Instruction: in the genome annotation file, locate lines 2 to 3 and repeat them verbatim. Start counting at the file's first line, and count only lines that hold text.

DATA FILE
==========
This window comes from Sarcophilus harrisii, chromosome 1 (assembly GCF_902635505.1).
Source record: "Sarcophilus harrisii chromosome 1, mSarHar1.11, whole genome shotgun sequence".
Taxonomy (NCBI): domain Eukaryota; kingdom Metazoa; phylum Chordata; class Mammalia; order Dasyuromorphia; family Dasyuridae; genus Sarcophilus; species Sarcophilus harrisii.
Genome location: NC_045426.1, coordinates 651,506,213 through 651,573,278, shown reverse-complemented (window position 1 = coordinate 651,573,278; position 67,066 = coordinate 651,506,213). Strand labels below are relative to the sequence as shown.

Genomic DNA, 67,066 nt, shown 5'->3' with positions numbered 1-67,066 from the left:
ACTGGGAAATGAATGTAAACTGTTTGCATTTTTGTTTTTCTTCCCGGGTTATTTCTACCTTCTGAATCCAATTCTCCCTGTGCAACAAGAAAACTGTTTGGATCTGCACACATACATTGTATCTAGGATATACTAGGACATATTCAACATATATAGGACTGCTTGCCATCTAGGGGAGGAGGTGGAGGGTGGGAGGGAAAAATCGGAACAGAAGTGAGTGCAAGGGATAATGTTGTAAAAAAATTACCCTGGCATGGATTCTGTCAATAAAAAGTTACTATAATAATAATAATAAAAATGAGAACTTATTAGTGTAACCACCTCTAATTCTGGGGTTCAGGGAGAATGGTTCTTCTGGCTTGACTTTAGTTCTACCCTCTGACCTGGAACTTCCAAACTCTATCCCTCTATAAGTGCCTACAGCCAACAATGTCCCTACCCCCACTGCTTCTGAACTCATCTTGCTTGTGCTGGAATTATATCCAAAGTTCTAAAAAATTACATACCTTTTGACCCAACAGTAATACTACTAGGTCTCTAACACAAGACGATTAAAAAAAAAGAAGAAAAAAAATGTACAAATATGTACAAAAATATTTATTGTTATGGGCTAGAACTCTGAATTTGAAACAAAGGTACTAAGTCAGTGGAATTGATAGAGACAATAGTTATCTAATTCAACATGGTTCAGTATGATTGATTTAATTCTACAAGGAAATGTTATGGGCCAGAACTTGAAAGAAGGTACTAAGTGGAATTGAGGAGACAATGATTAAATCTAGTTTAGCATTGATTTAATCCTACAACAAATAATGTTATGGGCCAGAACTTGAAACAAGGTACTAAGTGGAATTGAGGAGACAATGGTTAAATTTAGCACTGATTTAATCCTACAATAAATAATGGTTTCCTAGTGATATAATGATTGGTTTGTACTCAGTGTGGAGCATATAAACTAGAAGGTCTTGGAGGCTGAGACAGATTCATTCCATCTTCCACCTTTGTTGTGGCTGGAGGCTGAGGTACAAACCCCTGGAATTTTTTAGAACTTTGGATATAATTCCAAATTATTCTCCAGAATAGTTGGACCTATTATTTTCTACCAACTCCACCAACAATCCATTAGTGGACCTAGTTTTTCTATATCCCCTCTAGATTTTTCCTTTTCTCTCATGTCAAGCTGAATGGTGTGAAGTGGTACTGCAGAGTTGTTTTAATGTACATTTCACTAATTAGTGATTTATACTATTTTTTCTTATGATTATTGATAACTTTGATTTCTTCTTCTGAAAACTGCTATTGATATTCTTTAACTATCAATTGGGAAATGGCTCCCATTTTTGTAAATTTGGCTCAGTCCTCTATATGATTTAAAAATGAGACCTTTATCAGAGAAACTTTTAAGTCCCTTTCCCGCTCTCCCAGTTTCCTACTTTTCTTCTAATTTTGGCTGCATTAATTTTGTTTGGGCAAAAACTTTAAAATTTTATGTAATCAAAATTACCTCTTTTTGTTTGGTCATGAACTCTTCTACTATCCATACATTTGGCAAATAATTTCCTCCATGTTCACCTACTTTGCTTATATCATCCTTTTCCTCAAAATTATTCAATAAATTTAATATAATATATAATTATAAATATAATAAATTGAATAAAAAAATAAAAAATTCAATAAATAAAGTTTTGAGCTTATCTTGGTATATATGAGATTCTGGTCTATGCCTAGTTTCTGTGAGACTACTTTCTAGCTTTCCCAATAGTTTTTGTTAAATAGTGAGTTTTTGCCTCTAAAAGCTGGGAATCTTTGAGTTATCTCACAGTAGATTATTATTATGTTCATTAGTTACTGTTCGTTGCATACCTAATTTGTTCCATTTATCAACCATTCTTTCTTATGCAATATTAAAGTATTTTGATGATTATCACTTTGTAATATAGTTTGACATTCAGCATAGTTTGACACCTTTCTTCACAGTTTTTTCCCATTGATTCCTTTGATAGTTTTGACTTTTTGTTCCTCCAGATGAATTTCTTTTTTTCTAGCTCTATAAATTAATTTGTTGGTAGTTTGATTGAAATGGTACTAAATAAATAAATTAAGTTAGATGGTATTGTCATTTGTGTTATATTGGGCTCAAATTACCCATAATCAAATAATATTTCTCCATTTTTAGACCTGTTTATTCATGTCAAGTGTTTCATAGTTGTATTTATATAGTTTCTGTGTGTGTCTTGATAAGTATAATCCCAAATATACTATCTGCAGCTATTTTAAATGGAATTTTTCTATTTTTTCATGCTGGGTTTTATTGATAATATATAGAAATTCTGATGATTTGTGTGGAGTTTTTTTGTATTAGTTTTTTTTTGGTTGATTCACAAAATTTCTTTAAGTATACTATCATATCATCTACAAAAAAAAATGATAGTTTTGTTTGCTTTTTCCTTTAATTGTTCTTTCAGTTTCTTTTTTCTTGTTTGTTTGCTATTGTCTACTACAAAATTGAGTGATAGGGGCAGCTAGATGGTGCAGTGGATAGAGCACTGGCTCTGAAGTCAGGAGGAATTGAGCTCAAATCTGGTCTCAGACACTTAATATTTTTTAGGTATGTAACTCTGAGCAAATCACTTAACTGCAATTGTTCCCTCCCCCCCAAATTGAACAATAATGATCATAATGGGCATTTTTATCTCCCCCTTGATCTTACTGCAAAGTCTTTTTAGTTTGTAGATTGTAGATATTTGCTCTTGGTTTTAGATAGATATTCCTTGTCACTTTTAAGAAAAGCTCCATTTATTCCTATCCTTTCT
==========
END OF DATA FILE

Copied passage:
Source record: "Sarcophilus harrisii chromosome 1, mSarHar1.11, whole genome shotgun sequence".
Taxonomy (NCBI): domain Eukaryota; kingdom Metazoa; phylum Chordata; class Mammalia; order Dasyuromorphia; family Dasyuridae; genus Sarcophilus; species Sarcophilus harrisii.